Introduction to this document

Religious observance policy

Our policy explains how you will support employees who observe certain religious practices. Refusing to accommodate a request for time off for religious observance might amount to indirect religious discrimination, unless you can justify your decision.

Equality Act 2010

The Equality Act 2010 protects workers against direct and indirect discrimination on the grounds of any religion, religious belief or philosophical belief - and this can also include a lack of religion or a lack of belief. The legislation doesn’t go as far though as requiring you to provide time off for prayer or religious observance and neither does it require you to agree to alter an employee’s working pattern to allow for prayer at specific times of the day. That said, a refusal without good reason to accommodate an employee’s request for an alteration to their working pattern or time off for religious observance could amount to indirect religious discrimination. So our Religious Observance Policy provides that, on request, you’ll endeavour to grant a change to an employee’s working pattern or reasonable time off during normal working hours for religious observance (subject to them making the time up). Indirect discrimination can be objectively justified, provided you can show that a refusal to grant the employee’s request for time off is a proportionate means of achieving a legitimate aim. For example, if you can show that granting time off at a particular time or granting a change to a working pattern would create problems for the business, your refusal may be justified. Our policy goes on to provide that you’ll assess whether it’s practicable to grant time off, taking into account business need and any disruption that would be caused to the work of the employee’s department. The policy then reserves you the right to refuse to grant some or all of the time off requested.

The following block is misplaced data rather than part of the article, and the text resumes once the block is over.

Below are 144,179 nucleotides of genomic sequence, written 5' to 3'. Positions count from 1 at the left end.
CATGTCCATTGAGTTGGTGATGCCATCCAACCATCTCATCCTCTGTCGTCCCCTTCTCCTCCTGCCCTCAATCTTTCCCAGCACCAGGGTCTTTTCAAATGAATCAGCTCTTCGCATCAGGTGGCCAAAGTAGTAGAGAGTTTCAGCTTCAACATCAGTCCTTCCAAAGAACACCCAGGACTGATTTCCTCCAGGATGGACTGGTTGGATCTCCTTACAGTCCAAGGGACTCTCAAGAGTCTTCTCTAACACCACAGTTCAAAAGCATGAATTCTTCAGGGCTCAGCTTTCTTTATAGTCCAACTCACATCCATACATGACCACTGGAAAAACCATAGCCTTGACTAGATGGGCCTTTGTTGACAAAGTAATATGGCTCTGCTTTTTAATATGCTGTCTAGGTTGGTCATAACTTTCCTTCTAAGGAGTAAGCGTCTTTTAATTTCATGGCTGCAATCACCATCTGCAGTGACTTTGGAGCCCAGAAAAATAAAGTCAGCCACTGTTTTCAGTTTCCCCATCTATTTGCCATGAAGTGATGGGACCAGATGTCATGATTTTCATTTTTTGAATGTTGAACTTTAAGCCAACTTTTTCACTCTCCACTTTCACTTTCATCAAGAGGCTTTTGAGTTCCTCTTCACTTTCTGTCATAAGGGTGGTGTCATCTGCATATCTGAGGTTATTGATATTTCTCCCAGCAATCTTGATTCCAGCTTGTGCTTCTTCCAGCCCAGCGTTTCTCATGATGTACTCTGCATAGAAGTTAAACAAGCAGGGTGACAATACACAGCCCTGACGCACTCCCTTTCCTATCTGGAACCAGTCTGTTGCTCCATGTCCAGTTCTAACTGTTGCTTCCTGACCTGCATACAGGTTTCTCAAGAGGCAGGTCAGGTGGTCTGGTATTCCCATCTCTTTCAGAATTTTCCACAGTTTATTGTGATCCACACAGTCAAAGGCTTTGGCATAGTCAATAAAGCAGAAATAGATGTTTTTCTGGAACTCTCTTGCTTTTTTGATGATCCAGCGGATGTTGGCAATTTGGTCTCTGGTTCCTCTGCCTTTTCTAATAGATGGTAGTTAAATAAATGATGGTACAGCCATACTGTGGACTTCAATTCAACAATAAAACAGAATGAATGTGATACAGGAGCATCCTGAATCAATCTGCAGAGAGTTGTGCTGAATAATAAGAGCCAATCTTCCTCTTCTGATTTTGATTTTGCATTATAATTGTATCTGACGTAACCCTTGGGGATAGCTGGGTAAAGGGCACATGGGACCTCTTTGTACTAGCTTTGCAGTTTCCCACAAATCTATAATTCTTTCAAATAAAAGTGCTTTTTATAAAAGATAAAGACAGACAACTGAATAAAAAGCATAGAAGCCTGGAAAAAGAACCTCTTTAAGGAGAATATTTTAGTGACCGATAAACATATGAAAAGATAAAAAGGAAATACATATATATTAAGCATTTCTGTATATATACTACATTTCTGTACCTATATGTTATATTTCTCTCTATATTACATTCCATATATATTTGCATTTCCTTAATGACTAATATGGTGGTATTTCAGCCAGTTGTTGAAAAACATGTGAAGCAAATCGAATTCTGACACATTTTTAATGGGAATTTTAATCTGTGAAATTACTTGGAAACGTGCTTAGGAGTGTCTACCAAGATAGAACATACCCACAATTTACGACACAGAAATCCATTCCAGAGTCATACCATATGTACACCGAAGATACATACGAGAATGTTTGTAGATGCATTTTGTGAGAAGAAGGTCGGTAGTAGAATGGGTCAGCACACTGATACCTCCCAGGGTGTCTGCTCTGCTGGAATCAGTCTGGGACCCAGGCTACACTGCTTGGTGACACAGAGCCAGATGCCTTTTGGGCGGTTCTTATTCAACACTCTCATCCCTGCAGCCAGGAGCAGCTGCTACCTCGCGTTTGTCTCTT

Prayer room

There’s also no requirement in the Equality Act 2010 to provide employees with a dedicated room for religious observance. Obviously, if you have spare office space available and there’s a need for religious observance, then use it to create a prayer room, but you don’t need to go out of your way to provide such facilities if you don’t have the space available. Our policy has an optional paragraph covering the provision of a prayer room.

Direct discrimination

If you provide time off for religious observance, or a prayer room, to employees of one religion but you refuse to provide it to employees of a different one, that treatment will amount to direct discrimination - and it’s not possible to justify direct discrimination. So our policy makes clear that everyone will be treated equally as regards requests for time off for religious observance, regardless of their religion or belief, and that the prayer room is open to all.

Working hours changes

If you do agree to alter an employee’s working hours to accommodate religious observance, you still need to comply with the Working Time Regulations 1998 as regards minimum rest breaks.